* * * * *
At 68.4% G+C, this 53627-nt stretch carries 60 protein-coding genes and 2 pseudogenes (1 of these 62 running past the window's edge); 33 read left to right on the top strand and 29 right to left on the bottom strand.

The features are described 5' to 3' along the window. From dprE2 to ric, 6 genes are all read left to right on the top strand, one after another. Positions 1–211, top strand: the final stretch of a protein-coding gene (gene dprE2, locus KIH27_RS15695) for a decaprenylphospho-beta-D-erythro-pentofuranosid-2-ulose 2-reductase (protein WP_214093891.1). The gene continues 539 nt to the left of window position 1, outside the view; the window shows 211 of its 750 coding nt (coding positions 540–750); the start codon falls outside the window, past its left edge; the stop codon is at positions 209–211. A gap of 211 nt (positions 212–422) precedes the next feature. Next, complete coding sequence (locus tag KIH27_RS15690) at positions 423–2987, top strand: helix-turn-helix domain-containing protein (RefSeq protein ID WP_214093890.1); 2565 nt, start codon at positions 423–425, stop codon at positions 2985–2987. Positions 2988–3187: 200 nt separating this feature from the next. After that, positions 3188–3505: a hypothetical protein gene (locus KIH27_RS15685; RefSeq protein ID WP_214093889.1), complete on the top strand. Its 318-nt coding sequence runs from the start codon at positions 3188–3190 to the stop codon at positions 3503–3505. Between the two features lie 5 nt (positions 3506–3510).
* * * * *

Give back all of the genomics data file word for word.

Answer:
At 68.4% G+C, this 53627-nt stretch carries 60 protein-coding genes and 2 pseudogenes (1 of these 62 running past the window's edge); 33 read left to right on the top strand and 29 right to left on the bottom strand.

The features are described 5' to 3' along the window. From dprE2 to ric, 6 genes are all read left to right on the top strand, one after another. Positions 1–211, top strand: the final stretch of a protein-coding gene (gene dprE2, locus KIH27_RS15695) for a decaprenylphospho-beta-D-erythro-pentofuranosid-2-ulose 2-reductase (protein WP_214093891.1). The gene continues 539 nt to the left of window position 1, outside the view; the window shows 211 of its 750 coding nt (coding positions 540–750); the start codon falls outside the window, past its left edge; the stop codon is at positions 209–211. A gap of 211 nt (positions 212–422) precedes the next feature. Next, complete coding sequence (locus tag KIH27_RS15690) at positions 423–2987, top strand: helix-turn-helix domain-containing protein (RefSeq protein ID WP_214093890.1); 2565 nt, start codon at positions 423–425, stop codon at positions 2985–2987. Positions 2988–3187: 200 nt separating this feature from the next. After that, positions 3188–3505: a hypothetical protein gene (locus KIH27_RS15685; RefSeq protein ID WP_214093889.1), complete on the top strand. Its 318-nt coding sequence runs from the start codon at positions 3188–3190 to the stop codon at positions 3503–3505. Between the two features lie 5 nt (positions 3506–3510).